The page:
Application developers and data management teams continue to look for ways to modernize legacy apps, manage costs more effectively, build new apps on robust application platforms, and solve big data problems. These are some of the key reasons why vFabric is on the CIO (or CTO) agenda. With several new product releases in the vFabric Suite, VMware continues to provide a best-in-class application platform and help customers solve their top application development and data management problems.
Recently, we had the opportunity to speak with architect Brett Cameron about vFabric RabbitMQ. A popular speaker, Brett is well known for his effort to port Erlang and RabbitMQ over to the “legacy” OpenVMS operating system platform (now owned by HP). With over 19 years in the software industry, Brett specializes in systems integration and large, distributed systems. Of course, he has spent a lot of time with OpenVMS – an OS with one of the more interesting histories in the software industry.
When we started chatting with Brett, he had recently discussed the concept of the Polyglot Rabbit with Alexis Richardson and written a great article titled, “The Polyglot Rabbit: Examples of Multi-Protocol Queues in RabbitMQ.” According to Brett, the main goal of this article is about the fact that you can publish messages into this environment via one protocol and consume via one or more other protocols (simultaneously if you want). “It’s a brilliant and a very powerful capability.” Brett felt that this capability was possibly not being promoted enough, and hopefully the article will go some way towards fixing this.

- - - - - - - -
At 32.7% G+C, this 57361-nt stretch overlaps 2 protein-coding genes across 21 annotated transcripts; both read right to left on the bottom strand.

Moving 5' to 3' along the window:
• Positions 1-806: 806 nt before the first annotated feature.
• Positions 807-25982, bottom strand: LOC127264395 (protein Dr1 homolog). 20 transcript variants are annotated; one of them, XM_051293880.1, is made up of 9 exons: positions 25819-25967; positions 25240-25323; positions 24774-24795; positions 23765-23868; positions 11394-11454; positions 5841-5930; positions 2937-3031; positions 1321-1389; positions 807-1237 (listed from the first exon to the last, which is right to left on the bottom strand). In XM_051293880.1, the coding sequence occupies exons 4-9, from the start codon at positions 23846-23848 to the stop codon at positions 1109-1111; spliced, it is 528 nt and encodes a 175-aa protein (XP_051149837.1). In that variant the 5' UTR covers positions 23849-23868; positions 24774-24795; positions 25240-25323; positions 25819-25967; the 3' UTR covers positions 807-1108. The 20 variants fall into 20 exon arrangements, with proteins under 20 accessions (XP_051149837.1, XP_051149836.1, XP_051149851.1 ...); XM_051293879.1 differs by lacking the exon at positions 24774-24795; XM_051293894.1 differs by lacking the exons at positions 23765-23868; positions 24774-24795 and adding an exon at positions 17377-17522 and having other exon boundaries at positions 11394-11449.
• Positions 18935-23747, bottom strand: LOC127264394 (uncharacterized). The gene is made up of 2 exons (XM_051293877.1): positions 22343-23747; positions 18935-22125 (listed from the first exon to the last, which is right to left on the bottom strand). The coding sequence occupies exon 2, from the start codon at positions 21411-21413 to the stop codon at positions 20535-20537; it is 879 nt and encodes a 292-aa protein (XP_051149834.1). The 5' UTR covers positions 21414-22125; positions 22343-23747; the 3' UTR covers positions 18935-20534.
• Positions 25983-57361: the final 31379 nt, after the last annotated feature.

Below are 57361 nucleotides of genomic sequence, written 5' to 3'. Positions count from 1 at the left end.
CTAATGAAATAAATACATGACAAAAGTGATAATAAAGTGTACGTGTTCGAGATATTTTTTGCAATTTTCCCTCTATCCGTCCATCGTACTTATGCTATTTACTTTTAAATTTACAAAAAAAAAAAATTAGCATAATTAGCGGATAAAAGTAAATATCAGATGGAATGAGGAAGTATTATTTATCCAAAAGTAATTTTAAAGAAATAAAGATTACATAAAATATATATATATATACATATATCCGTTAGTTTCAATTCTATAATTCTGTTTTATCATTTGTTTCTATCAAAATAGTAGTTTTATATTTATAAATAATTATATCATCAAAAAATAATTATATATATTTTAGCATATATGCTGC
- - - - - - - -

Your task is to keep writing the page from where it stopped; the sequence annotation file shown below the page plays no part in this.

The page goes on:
If you haven’t heard of HighLoad++, the conference is pretty special since it focuses only on high traffic websites (mostly from Russia). The main point of the conference is to talk about new architectures and approaches for highly complex systems and covers things like:
Mobile is driving a lot of new application development. But, how can vFabric help?
We’ve all heard the incredible growth trends of mobile. As an example, “The Future of Mobile” presentation by Henry Blodget, CEO of Business Insider (2012), shows how mobile apps are now a $10B market and growing at 100% per year. See below.
This has led a number of companies, including Google, to adopt “mobile first” development strategies: build first for smartphones, then for laptops and desktops. At other companies, such as Urbanspoon, mobile growth is outpacing their desktop web traffic. It’s said that if Facebook were built today, it would be a mobile app.
The Mobile UI Development Dilemma
The challenge facing mobile application developers is that there are three major mobile UI technology stacks – iOS, Android Java, and HTML5 (mobile web), each with their own pros and cons. Continue reading →
Are you looking for a quick and easy way to deploy a small vFabric environment for your Java apps in just a few clicks – without the need to troubleshoot?
Tier 3, a VMware vCloud-powered service provider, has announced access to its Starter Kit Blueprint for VMware vFabric, which comes with four virtual machine instances and advanced vFabric application services. Each of the servers is configured with four gigabytes of memory and two virtual CPUs (vCPUs) by default, but users can change the configuration easily in the Tier 3 Control Portal after deployment. Tier 3’s vFabric Starter Kit comes with: